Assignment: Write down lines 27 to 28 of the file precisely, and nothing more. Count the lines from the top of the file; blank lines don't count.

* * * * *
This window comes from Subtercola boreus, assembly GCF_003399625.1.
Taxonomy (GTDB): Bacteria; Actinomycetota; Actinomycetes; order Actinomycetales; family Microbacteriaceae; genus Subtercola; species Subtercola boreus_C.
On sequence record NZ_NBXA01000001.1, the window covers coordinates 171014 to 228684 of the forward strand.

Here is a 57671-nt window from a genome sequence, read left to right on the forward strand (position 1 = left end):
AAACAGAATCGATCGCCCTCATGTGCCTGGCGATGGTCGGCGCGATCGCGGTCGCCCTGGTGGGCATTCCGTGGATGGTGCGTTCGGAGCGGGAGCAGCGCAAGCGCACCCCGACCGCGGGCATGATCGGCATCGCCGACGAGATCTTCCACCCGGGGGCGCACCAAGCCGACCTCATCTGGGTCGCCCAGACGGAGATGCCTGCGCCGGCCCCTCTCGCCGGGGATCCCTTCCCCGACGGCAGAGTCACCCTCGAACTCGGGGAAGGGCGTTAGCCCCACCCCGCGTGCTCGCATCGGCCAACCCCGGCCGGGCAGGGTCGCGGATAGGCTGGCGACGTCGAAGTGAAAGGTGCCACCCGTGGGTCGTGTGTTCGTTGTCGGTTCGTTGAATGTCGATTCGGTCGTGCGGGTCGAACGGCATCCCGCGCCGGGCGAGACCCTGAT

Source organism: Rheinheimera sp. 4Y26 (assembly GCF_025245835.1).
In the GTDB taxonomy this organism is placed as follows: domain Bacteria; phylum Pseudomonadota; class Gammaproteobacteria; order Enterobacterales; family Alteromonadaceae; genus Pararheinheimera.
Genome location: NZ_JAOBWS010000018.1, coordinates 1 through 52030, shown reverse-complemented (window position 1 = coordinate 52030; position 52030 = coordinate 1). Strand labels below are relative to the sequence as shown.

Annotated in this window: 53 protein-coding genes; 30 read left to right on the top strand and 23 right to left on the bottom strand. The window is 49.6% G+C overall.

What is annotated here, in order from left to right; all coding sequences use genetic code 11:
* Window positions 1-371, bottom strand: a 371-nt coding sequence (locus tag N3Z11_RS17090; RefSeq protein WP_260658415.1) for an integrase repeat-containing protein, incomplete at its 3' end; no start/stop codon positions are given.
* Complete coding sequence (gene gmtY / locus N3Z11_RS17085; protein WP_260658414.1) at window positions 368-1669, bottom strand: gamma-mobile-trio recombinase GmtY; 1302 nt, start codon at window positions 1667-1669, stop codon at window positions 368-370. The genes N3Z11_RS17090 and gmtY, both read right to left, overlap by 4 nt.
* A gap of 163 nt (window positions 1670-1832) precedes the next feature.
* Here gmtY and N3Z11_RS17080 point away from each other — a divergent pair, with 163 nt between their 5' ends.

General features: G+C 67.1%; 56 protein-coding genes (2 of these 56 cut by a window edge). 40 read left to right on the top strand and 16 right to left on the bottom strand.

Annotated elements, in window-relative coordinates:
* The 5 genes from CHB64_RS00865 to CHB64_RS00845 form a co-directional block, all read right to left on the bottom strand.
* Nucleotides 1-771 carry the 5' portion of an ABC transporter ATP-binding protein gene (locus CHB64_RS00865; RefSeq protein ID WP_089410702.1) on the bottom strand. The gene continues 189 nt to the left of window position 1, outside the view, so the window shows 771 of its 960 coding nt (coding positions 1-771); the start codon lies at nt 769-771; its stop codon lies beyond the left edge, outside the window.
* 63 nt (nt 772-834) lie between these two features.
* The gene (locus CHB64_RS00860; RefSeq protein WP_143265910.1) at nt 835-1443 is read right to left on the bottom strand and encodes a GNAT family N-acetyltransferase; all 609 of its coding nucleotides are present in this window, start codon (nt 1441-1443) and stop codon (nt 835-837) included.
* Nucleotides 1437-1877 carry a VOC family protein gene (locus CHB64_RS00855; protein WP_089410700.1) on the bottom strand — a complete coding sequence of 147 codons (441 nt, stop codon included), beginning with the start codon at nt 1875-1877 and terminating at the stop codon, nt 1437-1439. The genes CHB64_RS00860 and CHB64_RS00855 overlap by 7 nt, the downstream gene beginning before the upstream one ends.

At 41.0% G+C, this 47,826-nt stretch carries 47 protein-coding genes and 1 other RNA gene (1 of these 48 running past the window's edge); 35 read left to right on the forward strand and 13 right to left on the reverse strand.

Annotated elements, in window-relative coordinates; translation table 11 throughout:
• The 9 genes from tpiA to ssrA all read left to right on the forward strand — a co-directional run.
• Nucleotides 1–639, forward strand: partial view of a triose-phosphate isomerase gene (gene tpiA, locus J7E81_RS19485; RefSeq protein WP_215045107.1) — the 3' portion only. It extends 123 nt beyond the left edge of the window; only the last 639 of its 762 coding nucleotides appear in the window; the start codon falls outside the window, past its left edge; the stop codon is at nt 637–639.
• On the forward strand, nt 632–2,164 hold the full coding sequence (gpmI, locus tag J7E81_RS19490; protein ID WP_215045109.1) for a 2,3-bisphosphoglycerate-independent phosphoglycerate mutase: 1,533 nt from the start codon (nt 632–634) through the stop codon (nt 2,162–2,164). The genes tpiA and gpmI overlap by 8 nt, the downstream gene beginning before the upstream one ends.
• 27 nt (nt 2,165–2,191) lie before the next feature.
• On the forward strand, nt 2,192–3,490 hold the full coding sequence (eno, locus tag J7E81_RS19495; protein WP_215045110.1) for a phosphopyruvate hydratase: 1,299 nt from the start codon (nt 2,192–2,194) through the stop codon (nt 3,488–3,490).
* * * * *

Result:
• 27 nt (nt 2,165–2,191) lie before the next feature.
• On the forward strand, nt 2,192–3,490 hold the full coding sequence (eno, locus tag J7E81_RS19495; protein WP_215045110.1) for a phosphopyruvate hydratase: 1,299 nt from the start codon (nt 2,192–2,194) through the stop codon (nt 3,488–3,490).